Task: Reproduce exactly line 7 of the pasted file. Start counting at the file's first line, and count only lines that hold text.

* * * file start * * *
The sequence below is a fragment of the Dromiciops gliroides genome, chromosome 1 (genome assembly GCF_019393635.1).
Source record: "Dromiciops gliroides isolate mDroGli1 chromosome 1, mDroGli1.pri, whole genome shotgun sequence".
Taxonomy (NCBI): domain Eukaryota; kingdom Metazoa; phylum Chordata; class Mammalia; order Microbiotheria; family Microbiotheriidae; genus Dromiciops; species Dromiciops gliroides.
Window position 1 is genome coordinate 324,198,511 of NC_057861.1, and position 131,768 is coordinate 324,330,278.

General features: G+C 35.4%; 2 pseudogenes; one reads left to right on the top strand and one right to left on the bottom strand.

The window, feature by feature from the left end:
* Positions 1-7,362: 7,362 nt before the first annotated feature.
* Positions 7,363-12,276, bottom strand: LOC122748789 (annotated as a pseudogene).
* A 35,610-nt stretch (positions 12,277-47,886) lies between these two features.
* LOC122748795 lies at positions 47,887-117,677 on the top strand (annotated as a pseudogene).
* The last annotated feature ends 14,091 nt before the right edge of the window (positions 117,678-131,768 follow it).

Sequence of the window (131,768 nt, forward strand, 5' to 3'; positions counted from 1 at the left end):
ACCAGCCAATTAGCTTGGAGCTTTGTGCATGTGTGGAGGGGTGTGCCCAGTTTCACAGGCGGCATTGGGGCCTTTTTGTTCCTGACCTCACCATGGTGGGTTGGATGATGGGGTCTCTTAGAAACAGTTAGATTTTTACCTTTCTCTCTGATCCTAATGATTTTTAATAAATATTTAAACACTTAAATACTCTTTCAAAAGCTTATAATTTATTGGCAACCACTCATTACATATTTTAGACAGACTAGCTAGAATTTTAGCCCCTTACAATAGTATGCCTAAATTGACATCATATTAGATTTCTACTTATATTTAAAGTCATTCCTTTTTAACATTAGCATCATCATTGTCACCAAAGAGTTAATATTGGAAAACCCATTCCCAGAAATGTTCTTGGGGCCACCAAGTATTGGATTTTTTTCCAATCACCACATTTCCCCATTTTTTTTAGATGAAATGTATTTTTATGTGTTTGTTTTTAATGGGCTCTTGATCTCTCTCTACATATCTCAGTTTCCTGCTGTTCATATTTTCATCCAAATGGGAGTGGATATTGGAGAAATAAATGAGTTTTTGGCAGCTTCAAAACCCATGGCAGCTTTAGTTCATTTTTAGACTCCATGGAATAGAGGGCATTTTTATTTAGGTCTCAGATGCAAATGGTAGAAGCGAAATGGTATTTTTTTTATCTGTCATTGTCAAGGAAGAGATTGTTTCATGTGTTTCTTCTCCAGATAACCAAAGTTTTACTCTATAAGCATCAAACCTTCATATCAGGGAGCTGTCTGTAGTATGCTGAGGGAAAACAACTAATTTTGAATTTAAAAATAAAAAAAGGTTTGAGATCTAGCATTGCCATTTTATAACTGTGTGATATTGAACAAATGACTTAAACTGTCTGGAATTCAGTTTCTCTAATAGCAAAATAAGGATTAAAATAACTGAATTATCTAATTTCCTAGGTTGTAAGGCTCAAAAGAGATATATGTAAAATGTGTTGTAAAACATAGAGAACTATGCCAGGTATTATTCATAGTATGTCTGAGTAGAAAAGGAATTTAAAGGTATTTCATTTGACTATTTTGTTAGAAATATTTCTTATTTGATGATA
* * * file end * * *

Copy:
* Positions 1-7,362: 7,362 nt before the first annotated feature.